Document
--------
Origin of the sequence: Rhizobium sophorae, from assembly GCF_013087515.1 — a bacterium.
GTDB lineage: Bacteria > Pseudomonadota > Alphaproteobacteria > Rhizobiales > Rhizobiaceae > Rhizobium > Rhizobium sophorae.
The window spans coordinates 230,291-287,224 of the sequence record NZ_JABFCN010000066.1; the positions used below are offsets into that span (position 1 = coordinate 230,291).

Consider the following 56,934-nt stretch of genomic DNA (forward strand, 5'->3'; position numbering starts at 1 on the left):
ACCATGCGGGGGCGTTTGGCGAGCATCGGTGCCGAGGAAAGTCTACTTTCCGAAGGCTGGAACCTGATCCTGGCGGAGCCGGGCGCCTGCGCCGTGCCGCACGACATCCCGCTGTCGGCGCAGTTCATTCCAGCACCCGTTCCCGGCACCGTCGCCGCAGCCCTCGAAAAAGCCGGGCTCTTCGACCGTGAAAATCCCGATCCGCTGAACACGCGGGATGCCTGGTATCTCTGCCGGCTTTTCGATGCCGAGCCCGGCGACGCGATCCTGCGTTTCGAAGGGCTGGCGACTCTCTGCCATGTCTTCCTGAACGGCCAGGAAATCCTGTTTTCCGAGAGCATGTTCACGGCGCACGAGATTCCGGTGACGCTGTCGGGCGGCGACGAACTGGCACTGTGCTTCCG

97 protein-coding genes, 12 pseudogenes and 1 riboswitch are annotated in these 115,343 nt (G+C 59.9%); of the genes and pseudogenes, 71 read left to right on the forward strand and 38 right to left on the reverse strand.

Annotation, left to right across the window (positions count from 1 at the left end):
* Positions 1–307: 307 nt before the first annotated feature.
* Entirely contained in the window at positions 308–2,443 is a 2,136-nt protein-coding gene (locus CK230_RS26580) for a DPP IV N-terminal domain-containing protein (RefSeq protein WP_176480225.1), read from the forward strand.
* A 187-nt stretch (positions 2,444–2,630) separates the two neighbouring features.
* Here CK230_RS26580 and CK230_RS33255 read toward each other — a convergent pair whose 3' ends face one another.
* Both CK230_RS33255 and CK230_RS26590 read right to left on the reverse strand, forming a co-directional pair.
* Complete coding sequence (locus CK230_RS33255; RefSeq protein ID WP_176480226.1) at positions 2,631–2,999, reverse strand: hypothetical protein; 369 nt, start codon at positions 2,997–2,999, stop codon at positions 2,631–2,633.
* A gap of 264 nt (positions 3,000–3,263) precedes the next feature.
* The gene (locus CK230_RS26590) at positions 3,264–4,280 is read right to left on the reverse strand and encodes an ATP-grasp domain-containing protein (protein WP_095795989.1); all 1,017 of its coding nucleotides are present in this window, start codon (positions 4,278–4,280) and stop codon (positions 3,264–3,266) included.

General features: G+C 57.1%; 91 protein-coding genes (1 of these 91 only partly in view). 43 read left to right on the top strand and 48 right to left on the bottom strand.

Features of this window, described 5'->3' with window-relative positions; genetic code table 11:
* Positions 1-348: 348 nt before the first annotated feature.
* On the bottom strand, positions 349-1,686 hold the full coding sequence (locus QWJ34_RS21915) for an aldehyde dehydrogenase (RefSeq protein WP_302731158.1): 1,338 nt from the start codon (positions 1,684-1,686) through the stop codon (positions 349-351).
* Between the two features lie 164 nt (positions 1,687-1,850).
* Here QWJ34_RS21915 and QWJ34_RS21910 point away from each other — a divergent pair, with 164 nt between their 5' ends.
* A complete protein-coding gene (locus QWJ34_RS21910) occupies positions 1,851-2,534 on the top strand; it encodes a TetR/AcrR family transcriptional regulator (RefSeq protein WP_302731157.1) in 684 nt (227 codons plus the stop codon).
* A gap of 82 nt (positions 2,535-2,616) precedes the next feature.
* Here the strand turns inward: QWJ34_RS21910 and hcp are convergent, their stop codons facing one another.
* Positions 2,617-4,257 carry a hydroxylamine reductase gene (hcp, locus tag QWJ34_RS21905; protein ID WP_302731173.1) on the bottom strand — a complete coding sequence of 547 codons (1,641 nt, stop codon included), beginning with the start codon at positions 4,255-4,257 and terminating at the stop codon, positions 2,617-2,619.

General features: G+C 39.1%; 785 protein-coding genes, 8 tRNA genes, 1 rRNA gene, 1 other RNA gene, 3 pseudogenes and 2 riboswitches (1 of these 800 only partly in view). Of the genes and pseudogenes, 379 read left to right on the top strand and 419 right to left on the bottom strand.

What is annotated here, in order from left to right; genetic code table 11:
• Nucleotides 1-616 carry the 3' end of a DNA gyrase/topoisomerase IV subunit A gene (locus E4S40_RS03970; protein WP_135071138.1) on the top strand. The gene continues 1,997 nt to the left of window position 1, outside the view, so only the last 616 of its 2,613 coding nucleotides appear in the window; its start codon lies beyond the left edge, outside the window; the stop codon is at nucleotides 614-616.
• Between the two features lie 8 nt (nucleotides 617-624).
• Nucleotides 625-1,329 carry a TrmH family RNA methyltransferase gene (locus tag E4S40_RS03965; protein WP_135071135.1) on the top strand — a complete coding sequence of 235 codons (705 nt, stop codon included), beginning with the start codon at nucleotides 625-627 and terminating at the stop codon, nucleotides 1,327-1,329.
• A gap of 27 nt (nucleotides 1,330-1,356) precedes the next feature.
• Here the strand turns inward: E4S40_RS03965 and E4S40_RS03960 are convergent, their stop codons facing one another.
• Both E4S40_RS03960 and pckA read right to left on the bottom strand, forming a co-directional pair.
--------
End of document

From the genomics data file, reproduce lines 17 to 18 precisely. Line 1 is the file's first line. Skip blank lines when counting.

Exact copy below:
Features of this window, described 5'->3' with window-relative positions; genetic code table 11:
* Positions 1-348: 348 nt before the first annotated feature.